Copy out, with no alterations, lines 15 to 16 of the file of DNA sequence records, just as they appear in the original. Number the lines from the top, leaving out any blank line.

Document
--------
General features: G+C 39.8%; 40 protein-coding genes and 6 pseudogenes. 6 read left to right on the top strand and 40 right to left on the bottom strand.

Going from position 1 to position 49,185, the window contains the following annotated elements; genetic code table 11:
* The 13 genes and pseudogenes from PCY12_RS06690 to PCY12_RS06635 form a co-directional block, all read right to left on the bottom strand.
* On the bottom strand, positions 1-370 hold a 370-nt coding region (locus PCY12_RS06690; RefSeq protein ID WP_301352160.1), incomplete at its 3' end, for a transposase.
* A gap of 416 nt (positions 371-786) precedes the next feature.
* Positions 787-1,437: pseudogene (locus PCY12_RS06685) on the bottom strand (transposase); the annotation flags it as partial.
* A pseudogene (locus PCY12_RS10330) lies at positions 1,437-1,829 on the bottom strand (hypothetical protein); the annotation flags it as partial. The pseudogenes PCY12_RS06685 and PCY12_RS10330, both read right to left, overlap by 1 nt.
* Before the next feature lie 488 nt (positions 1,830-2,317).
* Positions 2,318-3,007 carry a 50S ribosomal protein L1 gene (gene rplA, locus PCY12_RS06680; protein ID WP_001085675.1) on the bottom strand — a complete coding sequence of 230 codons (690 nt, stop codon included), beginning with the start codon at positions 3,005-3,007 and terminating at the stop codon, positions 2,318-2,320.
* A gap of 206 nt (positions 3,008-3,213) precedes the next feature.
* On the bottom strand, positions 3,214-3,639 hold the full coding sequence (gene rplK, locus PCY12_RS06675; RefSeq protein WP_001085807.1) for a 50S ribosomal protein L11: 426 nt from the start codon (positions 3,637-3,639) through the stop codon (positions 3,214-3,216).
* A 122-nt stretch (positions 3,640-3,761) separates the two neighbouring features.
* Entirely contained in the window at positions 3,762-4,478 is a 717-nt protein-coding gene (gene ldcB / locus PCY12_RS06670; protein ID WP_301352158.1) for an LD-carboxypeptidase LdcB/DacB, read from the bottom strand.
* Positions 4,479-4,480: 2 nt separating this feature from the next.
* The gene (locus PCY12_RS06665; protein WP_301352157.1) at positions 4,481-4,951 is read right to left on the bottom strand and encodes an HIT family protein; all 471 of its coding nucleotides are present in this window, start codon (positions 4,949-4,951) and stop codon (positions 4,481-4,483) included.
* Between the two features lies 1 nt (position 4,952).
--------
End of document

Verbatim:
* The gene (locus PCY12_RS06665; protein WP_301352157.1) at positions 4,481-4,951 is read right to left on the bottom strand and encodes an HIT family protein; all 471 of its coding nucleotides are present in this window, start codon (positions 4,949-4,951) and stop codon (positions 4,481-4,483) included.
* Between the two features lies 1 nt (position 4,952).